What is Messaging Queue?
Messaging Queue (MQ), a message oriented middleware tool, is an IBM product since 1992. It is very helpful to communicate messages (XML/text file/HTML file etc.) in SOA (service Oriented Architecture) on over 80 platforms.
It is reliable and provides a secured, assured communication medium and an excellent messaging solution to Enterprise Architecture across the globe.
Today’s article is about testing Messaging Queue that facilitates transportation of messages between two applications/modules. This will help you test the connectivity between applications/modules during message transportation.
What You Will Learn:
Let’s take ICICI Bank that includes many systems running in parallel to make one complete application. Assume that the ICICI Bank shows an annual profit margin of $100 Million for the year 2015.
This profit would be an aggregate of all systems such as Saving Account, Credit Card Account, Home Loan Account and so on.
ICICI bank as a parent system seeks communication from each of its individual systems. This communication can primarily be carried out by Messaging Queue system.
Parent ICICI bank can send a request that it needs the gross profit of the Savings account application. The saving account application then calculates this information, stores it in the form of XML and places it in the remote queue.
The parent system then will call the remote queue to retrieve this information.
The key configuration in MQ is setting up the Queue Manager.
A few important details about the Queue Manager are mentioned below
Let’s assume there are applications APPS, APPP, APPF, APPL, APPD. All are communicating messages among each other. Some of them have two-way communication structures.
Each of the above applications will have two config files, application configuration, and Messaging Queue configuration. The application configuration contains details of procedures and data processing for the XML message.
The MQ config file will have the MQ related details like queue manager-APPSQM, channel-APPSCH, queue name-MQS, portnum-1111.
(Note: Click on the image for enlarged view)
Once the APPS application processes the data, it generates the XML message and puts it into the queue. APPS job is done.
It’s time to pick the message by the other queue until then the Queue Manager will hold the data.
Now let’s say the APPP application should pick the XML message from the MQS queue. The APPP MQ config file is configured to fetch the XML message from the MQS queue.
The MQP queue will fetch the XML message from the MQS queue and sends it to APPP application for further processing.
Similar processes are carried out by each application to obtain data from other applications.
This time the config files will be different at both sides. The MQ config file at APPP will have different queue info like Queue Manager-APPPQMR, channel-APPPCHR, queue name-MqpR, portnum-1111.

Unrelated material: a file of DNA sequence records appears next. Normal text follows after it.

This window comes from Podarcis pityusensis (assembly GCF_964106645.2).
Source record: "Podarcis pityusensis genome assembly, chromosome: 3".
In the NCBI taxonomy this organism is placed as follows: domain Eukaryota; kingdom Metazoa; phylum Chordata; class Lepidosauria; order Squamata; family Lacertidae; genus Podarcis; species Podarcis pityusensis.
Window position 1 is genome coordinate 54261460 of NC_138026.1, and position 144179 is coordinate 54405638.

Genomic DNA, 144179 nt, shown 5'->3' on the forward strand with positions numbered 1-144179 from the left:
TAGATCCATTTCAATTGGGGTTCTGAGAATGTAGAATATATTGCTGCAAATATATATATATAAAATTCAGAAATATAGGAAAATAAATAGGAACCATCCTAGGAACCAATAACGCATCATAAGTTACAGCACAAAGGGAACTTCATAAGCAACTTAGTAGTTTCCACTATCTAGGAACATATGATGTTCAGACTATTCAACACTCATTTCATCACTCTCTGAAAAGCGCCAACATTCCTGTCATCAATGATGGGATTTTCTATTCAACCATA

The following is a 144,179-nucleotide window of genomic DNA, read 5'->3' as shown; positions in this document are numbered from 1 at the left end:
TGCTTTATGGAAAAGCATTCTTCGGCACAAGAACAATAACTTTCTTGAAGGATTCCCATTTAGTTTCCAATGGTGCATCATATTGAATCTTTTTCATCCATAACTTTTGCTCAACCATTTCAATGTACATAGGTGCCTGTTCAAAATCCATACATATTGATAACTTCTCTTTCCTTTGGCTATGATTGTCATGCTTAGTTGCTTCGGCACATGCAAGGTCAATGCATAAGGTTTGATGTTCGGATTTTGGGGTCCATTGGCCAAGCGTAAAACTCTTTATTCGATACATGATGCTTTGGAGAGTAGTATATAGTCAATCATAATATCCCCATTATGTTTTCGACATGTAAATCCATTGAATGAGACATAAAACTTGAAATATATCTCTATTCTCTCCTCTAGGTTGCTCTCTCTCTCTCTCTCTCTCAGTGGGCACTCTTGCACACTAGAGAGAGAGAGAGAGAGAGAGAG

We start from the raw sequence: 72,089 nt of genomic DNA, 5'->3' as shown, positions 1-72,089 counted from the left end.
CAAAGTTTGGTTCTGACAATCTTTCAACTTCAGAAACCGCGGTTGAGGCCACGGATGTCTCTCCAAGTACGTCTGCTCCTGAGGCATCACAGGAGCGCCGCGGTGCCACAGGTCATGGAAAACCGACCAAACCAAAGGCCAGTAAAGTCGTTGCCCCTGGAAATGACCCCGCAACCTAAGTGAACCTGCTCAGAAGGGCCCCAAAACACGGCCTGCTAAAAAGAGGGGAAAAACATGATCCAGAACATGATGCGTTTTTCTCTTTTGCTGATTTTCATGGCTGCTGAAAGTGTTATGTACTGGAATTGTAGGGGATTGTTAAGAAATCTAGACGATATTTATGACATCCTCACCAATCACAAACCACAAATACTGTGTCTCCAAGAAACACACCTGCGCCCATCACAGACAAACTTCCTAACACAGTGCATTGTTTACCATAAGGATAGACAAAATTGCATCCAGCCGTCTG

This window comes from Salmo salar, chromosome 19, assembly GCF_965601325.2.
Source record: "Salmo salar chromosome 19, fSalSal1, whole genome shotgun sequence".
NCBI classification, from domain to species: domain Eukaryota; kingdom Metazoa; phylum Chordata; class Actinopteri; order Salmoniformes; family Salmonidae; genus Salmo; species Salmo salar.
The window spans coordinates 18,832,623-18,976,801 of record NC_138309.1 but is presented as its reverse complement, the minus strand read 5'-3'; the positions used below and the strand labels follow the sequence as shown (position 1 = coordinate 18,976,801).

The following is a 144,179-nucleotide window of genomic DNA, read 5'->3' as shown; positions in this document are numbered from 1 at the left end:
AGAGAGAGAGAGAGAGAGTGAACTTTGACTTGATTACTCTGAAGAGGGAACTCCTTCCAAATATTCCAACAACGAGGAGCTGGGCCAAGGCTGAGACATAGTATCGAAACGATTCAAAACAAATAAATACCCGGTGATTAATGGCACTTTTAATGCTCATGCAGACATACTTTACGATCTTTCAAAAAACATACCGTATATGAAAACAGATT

And the APPS will have different queue info like Queue manager-APPSQMR, channel-APPSCHR, queue name-MqsR, portnum-1111. Remember that the port number can be same for few applications as they could be connected as peers in the same system.
Therefore, all the applications will have to be configured accordingly to communicate messages among themselves.
There is a possibility that a communication can happen between local applications that are in a current system with a remote application elsewhere. As mentioned above, both local and remote applications should have configuration files to set up in their server to enable communication.
As mentioned above, both local and remote applications should have configuration files to set up in their server to enable communication.
Testers will have to validate the following
MQ is a reliable technique that can be used in SOA architecture to communicate messages among applications. As message communication is a key concept for running an ERP system, MQ provides the right solution for it.
It is effortless and secure. Following an approach similar to the one shown in the technical example,
Following an approach similar to the one shown in the technical example, Messaging Queue can be set on multiple applications to fetch data from one or more apps.
By taking a look at the application architecture, more information can be obtained by testers about message communication connectivity between applications, E2E message flow, etc.
In any case, MQ team or environment teams can provide additional details.
MQ simulator (such as IBM WebSphere), which can transfer the messages from inbound queue to an outbound queue can be used to drop messages, monitor them and check the receipt at the outbound queue with variable configurations.
While testing the applications that communicate messages through Messaging Queue, there are many scenarios where messages can fail to transfer from one application to another.
Some of the Common problems are mentioned below
When testing apps that follow SOA, such as ERP systems, MQs are integral elements and as testers, it is a good idea to understand basic details about the same.
We hope this article has succeeded in introducing the concept and opened avenues for further exploration and mastery.
About the author: This is a guest article by Asish K Mallik.
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